While resisting cyber attackers is never easy, Cross Domain Solutions have a key role to play in safeguarding data sharing, explains Richard Byng
I’m typing this in the office but, truth be told, I’ve not been focused purely on work over the past hour or so. The reason? I had to log on and do some quick online banking.
That priceless ability to move seamlessly from work to life admin and back again – maybe via a cheeky little check of social media – is something that I, and I suspect countless others, have long become accustomed to. I tend to think of it as a form of pay back. After all, smartphones mean we’re always at the mercy of evening or even weekend emails and calls – so it’s only fair that technology can also help us retrieve some of that time as and when required.
But while advances like online banking have fundamentally transformed how we go about our daily lives, we mustn’t take today’s ubiquitous digital tapestry for granted – anything but. The question of online security is never far from the surface.
Mind the gap
As countless organisations and individuals have discovered to their cost, cyber attackers are continually probing for digital weaknesses. Defences are often strong enough to rebut such incursions, but at other times they prove to be little more than a technological Maginot Line.
And unfortunately, the ability to move between systems and networks – so valued by people like myself – is also prized by those propelled by more nefarious objectives. They, historically at least, use the interchanges and exchanges between different networks as a point of entry for malware or malicious activity because data ‘in transit’ is easier to target. But it’s not all bad news.
Although it is never possible to eradicate risk altogether, it’s by no means impossible to reduce the attack surface to a level where the benefits of cross-data sharing far outweigh the risks. So what’s the answer?
Enter Cross Domain Solutions (CDS).
Commence the Defence
Let’s be clear – CDS have not just materialised out of nowhere. For more than 10 years, the internet has been awash with suppliers claiming to offer this type of security hardware. More recently, though, initiatives such as the Raise The Bar programme launched by the US's National Cross Domain Strategy Management Office and National Security Agency are now driving awareness of the levels of security required. In essence, these initiatives seek to establish a higher level of cyber defence across a wider ecosystem of government and commercial organisations.
When you think about it, it’s not surprising that CDS have moved to the mainstream. As the complexity of cyber-attacks increase and the threat landscape continually evolves, it’s only natural that defences need to harden. This means that the ability of CDS to enable secure communication between networks that would otherwise be kept separate, supporting activities ranging from secure mobile working to machine-to-machine data transfers, is clearly going to be in high demand.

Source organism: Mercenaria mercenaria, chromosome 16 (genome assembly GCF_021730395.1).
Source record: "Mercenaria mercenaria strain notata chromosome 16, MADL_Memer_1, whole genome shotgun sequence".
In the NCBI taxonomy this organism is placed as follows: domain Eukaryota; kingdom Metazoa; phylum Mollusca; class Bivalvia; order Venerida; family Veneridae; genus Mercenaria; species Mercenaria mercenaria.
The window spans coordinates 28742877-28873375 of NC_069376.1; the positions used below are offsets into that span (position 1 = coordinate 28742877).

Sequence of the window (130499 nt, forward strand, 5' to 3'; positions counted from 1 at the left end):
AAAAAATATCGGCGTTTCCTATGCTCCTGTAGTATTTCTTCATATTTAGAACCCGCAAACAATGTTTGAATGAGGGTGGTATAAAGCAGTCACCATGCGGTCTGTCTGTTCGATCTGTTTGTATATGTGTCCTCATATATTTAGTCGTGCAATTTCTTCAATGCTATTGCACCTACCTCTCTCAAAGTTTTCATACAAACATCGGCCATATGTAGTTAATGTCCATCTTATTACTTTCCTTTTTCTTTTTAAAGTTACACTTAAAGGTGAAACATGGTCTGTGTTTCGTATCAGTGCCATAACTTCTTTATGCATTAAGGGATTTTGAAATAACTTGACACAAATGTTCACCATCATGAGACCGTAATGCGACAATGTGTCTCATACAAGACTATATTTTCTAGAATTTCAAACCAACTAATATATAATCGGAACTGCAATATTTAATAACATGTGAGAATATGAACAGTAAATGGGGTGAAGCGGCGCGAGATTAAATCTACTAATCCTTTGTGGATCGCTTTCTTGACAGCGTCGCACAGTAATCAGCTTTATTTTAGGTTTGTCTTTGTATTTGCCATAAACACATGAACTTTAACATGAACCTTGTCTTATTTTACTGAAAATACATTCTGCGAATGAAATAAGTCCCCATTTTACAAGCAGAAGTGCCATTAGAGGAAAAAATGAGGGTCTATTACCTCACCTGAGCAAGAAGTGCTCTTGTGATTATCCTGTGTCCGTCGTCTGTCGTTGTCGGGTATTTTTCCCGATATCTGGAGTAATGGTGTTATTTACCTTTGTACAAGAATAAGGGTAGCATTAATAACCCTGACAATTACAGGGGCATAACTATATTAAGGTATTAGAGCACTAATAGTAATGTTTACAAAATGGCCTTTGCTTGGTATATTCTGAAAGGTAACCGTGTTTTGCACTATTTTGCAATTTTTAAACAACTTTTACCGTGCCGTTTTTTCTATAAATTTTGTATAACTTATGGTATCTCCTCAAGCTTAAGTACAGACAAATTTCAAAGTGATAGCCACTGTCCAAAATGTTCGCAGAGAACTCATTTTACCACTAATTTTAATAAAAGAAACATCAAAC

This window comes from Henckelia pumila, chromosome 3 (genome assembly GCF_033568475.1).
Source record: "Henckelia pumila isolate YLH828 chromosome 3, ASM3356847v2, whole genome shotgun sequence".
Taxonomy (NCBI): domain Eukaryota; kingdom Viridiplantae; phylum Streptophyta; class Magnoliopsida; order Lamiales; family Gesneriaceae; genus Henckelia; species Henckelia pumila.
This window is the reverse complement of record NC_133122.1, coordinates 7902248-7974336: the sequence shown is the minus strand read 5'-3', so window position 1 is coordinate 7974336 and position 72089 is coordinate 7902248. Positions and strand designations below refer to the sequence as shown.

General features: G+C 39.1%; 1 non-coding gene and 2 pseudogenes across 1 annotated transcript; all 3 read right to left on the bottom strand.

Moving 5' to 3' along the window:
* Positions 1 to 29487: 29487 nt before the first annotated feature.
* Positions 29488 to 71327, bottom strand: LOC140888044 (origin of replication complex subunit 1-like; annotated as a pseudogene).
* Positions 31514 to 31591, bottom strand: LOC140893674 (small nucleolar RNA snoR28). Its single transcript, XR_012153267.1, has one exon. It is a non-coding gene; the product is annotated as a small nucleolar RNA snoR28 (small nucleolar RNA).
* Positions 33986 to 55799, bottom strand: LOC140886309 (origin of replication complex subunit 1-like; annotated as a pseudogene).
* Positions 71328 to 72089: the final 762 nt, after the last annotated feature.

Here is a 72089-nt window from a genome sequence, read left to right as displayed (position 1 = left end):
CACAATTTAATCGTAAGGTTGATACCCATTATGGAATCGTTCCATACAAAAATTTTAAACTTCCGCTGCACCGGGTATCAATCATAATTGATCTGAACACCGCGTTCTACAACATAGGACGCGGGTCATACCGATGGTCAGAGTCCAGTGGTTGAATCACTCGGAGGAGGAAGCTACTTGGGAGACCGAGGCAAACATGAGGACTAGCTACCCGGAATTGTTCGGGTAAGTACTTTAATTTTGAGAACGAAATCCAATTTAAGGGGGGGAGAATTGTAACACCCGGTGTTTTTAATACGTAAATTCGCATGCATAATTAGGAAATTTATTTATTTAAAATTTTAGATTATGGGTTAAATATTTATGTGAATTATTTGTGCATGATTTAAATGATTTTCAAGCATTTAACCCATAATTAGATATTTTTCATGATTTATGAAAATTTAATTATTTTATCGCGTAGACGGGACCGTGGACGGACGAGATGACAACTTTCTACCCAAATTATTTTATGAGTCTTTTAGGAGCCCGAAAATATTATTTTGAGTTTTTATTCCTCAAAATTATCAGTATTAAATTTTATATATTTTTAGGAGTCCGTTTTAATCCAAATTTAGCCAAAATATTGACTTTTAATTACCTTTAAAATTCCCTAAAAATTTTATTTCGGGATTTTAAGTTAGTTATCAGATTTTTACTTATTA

That’s not all they can offer either. CDS can also be highly beneficial for managing data transfers between multiple classification levels, even for those of us not working in government. Here at BAE Systems, we have different clearance levels for national security-related work and CDS facilitates the transfer of information and data in order to ensure that the right data goes to the right people.
And CDS can also save organisations lots of money by rationalising the desktop infrastructure. What I mean by this is that if employees use a hot-desk system, CDS enables them to have a single desktop and from there access all the other networks. This means that the office infrastructure costs are greatly reduced, often by millions of pounds.
I’m often asked by colleagues and clients alike about how CDS will evolve in the future. Of course, predicting how technologies will develop can often be something of a fool’s errand but everything points to CDS being in demand for a very long time. And remember, it is by no means limited to national security and defence. Other areas, such as the energy sector and telecoms, for example, also need to be protected by this type of capability.
It’s fair to surmise that with the world only going to be more connected, the demand for security solutions that can work across domains and sectors is only going to increase.
Now, I’d better get back to my online banking.
Learn more about BAE System's range of Cross Domain Solutions
About the author
Richard Byng is a Cross Domain Engineering Manager at BAE Systems Applied Intelligence
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